HomeHome + GardenBuilding a botanic oasis

Building a botanic oasis

Bird in Hand Homestead

Tucked away behind an olive hedge that separates the world-renowned Bird in Hand winery from the family’s old homestead is a botanical oasis.

Gravel and sawdust paths weave through Mediterranean gardens, shaded by oak trees, pencil pines and spruces, while silvereyes, honeyeaters and eastern spinebills flit between purple top vervain, butterfly bush and olives.

For Susie Nugent, who founded of the renowned Bird in Hand winery with her husband, Andrew, the garden is a sanctuary away from the every day bustle of business life.

“I think living here at the winery the garden is even more important because you need that sense of ‘I’m leaving there’,” she says.

“It’s definitely like a sanctuary.

“It’s sort of my calming thing.”

Susie Nugent now spends a large part of her time helping other people design their own garden sanctuaries.

The property wasn’t always the picturesque retreat that it is now. When Susie and Andrew – who started their famous Bird in Hand label as an olive oil brand – purchased it in 1997 with plans to pivot into wine, it was an old dairy – bare but for a couple of palm trees, spruces and an old willow.

“It was sort of just a big open-air shed and then an old, falling-down building and then this house was just a derelict house,” Susie recalls.

“We put the vineyard in, we planted the olive hedge all the way around the property.

“… We got married out the front in 1999 … we couldn’t live (in the house) because it didn’t have water or anything, so we moved into a 1960s caravan, which was so funny because Andrew would come in and the whole caravan would move.

“It was ridiculous.

“So we lived in the caravan for a while while we made the house liveable.

“It was really just two bedrooms and it was that for a long time.”

Over time Susie began to create a garden around the house, full of roses and hedges and bordered by pencil pines.

But her vision for the space changed a few years later when she and Andrew had to pull out the garden to make way for an extension to the family home.

“A friend of mine came here one day … and she rang me a few days later and said ‘Susie, I left your place and I knew something wasn’t right and I couldn’t put my finger on it’,” Susie says.

“Then she says ‘I realised what it was – there were no birds’.

“That was the best thing that she ever said because I went outside and there were all these beautiful roses – roses, roses, hedges, hedges – and there were no birds.

“And so when this (garden) got knocked out and I had to start again, I thought I’m going to do everything that brings birds.”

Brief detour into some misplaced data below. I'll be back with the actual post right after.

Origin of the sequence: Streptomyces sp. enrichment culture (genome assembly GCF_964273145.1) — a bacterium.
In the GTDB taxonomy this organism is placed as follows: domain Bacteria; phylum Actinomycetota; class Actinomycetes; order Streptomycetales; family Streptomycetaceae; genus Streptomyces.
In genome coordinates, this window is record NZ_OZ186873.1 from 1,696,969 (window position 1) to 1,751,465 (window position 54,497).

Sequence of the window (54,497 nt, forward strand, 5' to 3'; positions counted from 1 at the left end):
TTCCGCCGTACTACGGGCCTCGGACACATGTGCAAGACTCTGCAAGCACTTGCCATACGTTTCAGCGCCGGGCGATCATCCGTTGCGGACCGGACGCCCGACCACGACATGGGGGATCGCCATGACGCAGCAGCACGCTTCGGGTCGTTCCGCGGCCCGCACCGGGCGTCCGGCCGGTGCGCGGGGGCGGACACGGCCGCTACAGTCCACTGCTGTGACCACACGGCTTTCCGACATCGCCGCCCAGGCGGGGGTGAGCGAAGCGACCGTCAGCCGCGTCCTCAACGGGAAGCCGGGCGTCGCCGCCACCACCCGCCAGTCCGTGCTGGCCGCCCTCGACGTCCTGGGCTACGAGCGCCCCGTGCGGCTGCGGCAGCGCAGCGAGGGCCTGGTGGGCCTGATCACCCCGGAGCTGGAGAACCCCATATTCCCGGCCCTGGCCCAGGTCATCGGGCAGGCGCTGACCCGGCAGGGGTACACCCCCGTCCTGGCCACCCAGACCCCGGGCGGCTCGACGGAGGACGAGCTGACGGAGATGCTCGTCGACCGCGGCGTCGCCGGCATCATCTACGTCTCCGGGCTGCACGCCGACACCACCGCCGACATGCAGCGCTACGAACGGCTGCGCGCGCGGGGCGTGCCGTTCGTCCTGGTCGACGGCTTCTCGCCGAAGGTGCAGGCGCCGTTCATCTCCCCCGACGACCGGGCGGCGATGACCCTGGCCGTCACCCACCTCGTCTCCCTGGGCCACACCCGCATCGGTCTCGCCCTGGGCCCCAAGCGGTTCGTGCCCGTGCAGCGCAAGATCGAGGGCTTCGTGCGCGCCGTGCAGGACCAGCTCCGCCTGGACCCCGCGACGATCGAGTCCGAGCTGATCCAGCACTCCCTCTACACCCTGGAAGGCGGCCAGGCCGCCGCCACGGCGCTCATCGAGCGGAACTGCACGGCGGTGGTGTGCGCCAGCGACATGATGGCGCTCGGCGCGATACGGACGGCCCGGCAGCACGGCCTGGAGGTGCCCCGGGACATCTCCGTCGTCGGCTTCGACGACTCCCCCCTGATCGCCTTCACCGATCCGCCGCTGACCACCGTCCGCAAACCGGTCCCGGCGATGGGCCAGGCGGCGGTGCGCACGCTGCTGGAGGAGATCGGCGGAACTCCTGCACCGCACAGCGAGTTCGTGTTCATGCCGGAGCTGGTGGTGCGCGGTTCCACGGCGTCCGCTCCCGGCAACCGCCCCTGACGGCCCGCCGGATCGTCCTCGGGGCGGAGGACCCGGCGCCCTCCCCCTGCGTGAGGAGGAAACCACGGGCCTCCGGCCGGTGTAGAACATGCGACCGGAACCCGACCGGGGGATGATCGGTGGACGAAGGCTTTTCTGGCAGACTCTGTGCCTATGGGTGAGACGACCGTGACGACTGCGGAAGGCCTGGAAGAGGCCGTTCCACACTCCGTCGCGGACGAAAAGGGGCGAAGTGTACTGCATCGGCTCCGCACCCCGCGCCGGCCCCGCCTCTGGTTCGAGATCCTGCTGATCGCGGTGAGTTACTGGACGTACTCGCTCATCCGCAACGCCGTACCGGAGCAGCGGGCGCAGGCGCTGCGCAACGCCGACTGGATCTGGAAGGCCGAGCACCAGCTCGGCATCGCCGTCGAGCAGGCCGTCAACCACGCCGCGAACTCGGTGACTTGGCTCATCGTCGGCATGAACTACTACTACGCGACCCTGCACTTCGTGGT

She began to focus on Mediterranean plants and soon saw the birdlife return.

And, inspired by her passion for her own garden, she decided to study garden design.

“We were doing the winery together and it was really stressful,” she says.

“Everything was just very full on and after about 12 years I thought ‘I’ve got to do my own thing’, so I went and did garden design at TAFE and then at Waite and that was really good because it taught me permaculture and I loved it.”

She now spends a large part of her time helping other people design their own garden sanctuaries.

“A lot of people think ‘I can’t have a garden or a bigger garden because it’s too much work’, but it’s actually not that much work … I love turning people into gardeners,” she says.

“… It’s nice to be a bit separate from wine world, because that’s exhausting.”

But she still finds time to be in her own garden most days and it’s still a constantly evolving space.

A section of lawn was transformed into garden beds during Covid-19, the front yard was replanted after the Cudlee Creek bushfire burned through many of the original plants and the most recent project is a large garden of native edible plants, created at the request of Bird in Hand’s chef.

But her garden has also inspired a new passion, which has become an escape from everyday life.

“I’m a bird watcher now,” she says.

“I belong to Birds SA and I’ve been going out and doing things with them and that’s a big thing for me and I love it.

“… I think the bird thing has become almost like what gardens used to be for me, because now I can’t relax going to gardens because I see what I can change and what is good.

“Whereas birds I can just go and enjoy.”


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